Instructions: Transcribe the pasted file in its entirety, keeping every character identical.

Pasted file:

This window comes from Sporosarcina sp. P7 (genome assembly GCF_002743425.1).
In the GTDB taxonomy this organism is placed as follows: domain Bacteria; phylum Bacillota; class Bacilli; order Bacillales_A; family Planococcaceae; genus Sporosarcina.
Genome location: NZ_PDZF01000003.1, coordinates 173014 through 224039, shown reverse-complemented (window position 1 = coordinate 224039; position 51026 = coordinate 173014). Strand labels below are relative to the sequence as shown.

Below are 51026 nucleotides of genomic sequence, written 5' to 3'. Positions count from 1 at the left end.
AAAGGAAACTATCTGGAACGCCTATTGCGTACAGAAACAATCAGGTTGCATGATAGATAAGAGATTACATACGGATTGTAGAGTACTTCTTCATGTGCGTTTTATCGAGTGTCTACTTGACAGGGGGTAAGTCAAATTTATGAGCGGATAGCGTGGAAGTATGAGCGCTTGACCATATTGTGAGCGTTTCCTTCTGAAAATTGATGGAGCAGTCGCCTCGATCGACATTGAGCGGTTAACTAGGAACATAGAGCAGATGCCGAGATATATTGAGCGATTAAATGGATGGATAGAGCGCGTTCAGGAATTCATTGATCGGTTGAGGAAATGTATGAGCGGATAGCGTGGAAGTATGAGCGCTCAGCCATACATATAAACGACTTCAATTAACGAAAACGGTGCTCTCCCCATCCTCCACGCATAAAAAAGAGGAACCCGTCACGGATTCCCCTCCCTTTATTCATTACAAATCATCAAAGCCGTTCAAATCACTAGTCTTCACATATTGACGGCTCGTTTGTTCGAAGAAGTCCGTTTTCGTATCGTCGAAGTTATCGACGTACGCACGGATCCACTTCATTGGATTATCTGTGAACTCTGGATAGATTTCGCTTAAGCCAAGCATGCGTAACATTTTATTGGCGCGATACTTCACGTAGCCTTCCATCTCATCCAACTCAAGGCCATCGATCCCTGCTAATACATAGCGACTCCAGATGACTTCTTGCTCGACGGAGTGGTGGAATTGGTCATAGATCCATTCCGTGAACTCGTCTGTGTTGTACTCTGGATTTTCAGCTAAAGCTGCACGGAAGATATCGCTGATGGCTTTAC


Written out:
This window comes from Sporosarcina sp. P7 (genome assembly GCF_002743425.1).
In the GTDB taxonomy this organism is placed as follows: domain Bacteria; phylum Bacillota; class Bacilli; order Bacillales_A; family Planococcaceae; genus Sporosarcina.
Genome location: NZ_PDZF01000003.1, coordinates 173014 through 224039, shown reverse-complemented (window position 1 = coordinate 224039; position 51026 = coordinate 173014). Strand labels below are relative to the sequence as shown.

Below are 51026 nucleotides of genomic sequence, written 5' to 3'. Positions count from 1 at the left end.
AAAGGAAACTATCTGGAACGCCTATTGCGTACAGAAACAATCAGGTTGCATGATAGATAAGAGATTACATACGGATTGTAGAGTACTTCTTCATGTGCGTTTTATCGAGTGTCTACTTGACAGGGGGTAAGTCAAATTTATGAGCGGATAGCGTGGAAGTATGAGCGCTTGACCATATTGTGAGCGTTTCCTTCTGAAAATTGATGGAGCAGTCGCCTCGATCGACATTGAGCGGTTAACTAGGAACATAGAGCAGATGCCGAGATATATTGAGCGATTAAATGGATGGATAGAGCGCGTTCAGGAATTCATTGATCGGTTGAGGAAATGTATGAGCGGATAGCGTGGAAGTATGAGCGCTCAGCCATACATATAAACGACTTCAATTAACGAAAACGGTGCTCTCCCCATCCTCCACGCATAAAAAAGAGGAACCCGTCACGGATTCCCCTCCCTTTATTCATTACAAATCATCAAAGCCGTTCAAATCACTAGTCTTCACATATTGACGGCTCGTTTGTTCGAAGAAGTCCGTTTTCGTATCGTCGAAGTTATCGACGTACGCACGGATCCACTTCATTGGATTATCTGTGAACTCTGGATAGATTTCGCTTAAGCCAAGCATGCGTAACATTTTATTGGCGCGATACTTCACGTAGCCTTCCATCTCATCCAACTCAAGGCCATCGATCCCTGCTAATACATAGCGACTCCAGATGACTTCTTGCTCGACGGAGTGGTGGAATTGGTCATAGATCCATTCCGTGAACTCGTCTGTGTTGTACTCTGGATTTTCAGCTAAAGCTGCACGGAAGATATCGCTGATGGCTTTAC